Journalist Roisin Ingle is a brilliant wordsmith and she didn’t lick it off the ground. Her 81 year old mother ,Ann, has given us a collection of autobiographical essays which encompass four score years. Openhearted is described as “Eighty years of love, loss, laughter and letting go” which just about sums it up. Honesty, forgiveness, humility and wit jump out from each of its 298 pages. From meeting the man who would become her husband on a roadside in Newquay, Cornwall to intimate details of everything from an illegal abortion at age twenty-one to mastering an electric typewriter was committed to paper in wonderful prose. Born in England Ann takes us through four score years with wit and wisdom. She wrote Openhearted despite failing eyesight. She says, “I was diagnosed with macular degeneration. Judi Dench has it. I felt better when I heard that.”
A Protestant she married Irish Catholic Peter Ingle in England. Her meticulous research has thrown up some lesser known gems. Take the following, “There were probably many women like me who did not realize that after marriage they were the property of their husband and he could use them in any way he wanted, no matter what their religion. The principle was established by St Augustine and brought into law by Sir Matthew Hale in 1736 when he wrote: “But the husband cannot be guilty of rape committed by himself upon his lawful wife, for by their mutual matrimonial consent and contract, the wife hath given herself up in this kind unto her husband which she cannot retract’. It wasn’t until 1191 that this law was changed in the UK and in Ireland at around the same time.”
It must be pointed out that this passage is no reflection on Ann’s own marriage because through good times and bad it was a marriage of love.
We all express puzzlement at how outsiders sometimes have difficulty with our accents. But this wonderful English Protestant woman who joined is sixty years ago has the honesty to admit that she couldn’t make head or tail of what we were saying.
When Peter Ingle, whom she loved dearly, died in the most tragic manner imaginable, after years of mental health issues, Ann’s life went in several different directions; all of them positive. From the battle to be accepted as a student at Trinity College (which she won) to signing up for a Vipassana course at seventy years of age. She tells us that Vipassana means, “To see things as they really are.” She goes on to say that the experience, “. . . led me to believe that I already know what it’s like to be dead.”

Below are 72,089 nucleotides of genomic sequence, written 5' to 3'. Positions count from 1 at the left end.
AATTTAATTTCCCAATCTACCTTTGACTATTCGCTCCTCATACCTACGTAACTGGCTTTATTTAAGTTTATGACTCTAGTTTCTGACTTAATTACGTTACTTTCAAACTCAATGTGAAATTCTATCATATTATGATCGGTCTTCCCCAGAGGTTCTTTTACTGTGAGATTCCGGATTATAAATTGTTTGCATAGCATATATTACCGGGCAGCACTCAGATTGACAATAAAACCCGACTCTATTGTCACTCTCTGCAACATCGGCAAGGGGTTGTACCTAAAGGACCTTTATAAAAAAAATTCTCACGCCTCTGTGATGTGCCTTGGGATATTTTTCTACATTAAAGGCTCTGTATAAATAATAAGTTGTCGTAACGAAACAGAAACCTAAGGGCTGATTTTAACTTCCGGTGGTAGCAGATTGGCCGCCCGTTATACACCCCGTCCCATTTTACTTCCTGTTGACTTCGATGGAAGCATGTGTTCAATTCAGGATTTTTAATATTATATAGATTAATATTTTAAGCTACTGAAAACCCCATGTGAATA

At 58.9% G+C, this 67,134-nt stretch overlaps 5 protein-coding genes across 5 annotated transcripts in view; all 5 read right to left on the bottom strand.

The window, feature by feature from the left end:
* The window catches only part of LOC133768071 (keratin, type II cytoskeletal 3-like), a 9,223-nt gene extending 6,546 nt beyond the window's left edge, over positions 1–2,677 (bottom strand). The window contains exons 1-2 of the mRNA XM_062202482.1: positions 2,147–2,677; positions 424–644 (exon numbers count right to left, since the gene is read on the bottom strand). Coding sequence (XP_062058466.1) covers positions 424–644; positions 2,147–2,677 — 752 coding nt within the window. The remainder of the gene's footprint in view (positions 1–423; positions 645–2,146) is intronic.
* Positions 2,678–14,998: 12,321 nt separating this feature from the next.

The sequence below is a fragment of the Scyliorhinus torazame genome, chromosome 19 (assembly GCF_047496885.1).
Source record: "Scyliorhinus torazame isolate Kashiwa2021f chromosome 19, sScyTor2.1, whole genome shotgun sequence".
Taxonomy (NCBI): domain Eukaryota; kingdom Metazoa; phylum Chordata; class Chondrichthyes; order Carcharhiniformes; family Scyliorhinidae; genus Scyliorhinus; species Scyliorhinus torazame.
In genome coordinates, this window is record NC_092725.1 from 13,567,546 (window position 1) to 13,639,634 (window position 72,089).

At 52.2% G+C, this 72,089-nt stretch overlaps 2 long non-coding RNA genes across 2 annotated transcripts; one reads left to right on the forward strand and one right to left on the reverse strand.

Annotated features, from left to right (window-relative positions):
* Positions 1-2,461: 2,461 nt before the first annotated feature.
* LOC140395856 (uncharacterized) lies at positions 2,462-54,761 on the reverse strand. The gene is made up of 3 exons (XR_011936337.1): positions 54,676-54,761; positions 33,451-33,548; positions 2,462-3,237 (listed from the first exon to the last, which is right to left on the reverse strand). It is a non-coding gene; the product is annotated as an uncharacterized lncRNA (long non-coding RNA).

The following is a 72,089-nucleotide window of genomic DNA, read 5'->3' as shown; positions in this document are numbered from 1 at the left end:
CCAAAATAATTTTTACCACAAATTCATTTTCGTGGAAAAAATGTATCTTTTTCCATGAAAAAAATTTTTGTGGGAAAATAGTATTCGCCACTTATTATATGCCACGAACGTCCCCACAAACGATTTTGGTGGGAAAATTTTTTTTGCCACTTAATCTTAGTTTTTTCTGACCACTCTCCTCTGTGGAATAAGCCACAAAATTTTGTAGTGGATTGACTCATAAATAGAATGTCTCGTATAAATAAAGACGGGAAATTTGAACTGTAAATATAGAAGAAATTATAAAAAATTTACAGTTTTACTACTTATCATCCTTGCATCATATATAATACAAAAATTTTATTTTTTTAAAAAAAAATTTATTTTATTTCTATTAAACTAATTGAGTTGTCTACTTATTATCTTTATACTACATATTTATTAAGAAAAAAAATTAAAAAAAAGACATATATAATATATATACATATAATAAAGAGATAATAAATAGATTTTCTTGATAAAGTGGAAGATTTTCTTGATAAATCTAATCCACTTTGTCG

In a chapter titled Smelling of Scones imparts some revelations. Such as telling how, in 2003, a journalist daughter (I wonder who could that be!) brought her to Lisdoonvarna Matchmaking Festival, “as a Guinea-pig.” I won’t tell you any more about that chapter; you’ll have to read it for yourself. You won’t be disappointed.
"Openhearted" is published by Sandycove. You will find it difficult to put down.
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The attached picture by Tom Fitzgerald illustrates a great story in the Irish Examiner, October 4, 2021.
The man in the front in blue was clearing out an old house in Cork when he came upon the original script of John B’s Sive signed by the author. Karl Harding is a keen John B. Keane aficionado. He and his wife Mar determined that Kerry Writers Museum was the proper place for this treasure. They are pictured above with Cara Trant and members of the Keane family at the hand over.
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John B. has now been joined by his friend and fellow Kerry man of many parts on the Celestial stage. Professor Brendan Kennelly, poet, storyteller, broadcaster and true gentleman was buried in his native Ballylongford on Wednesday 20th October.
Brendan and fellow poet President Higgins
Brendan was truly a person who could “Walk with kings and beggars an still not lose the common touch.” One day when talking to him I expressed surprise at a particular partnership that I considered mismatched. His reply? " My mother always said that if you were in love with a heap of dung you wouldn't see a rotten straw in it."
Brendan and John B.
He will be sadly missed by those who knew him and those who didn’t. The angelic smile of the Kerryman, who could even forgive Oliver Cromwell, will brighten up Heaven even further. I’m attaching a story that he wrote sixty-five years ago when he was aged twenty.
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The people of Listowel don’t need any reminders of the greatness of the Ballylongford man. Nevertheless there is now a mural of one of his quotations on the junction of Church Street and Colbert Street.
Mural of a Brendan Kennelly quotation. Courtest of Mary Cogan.
See you in December.
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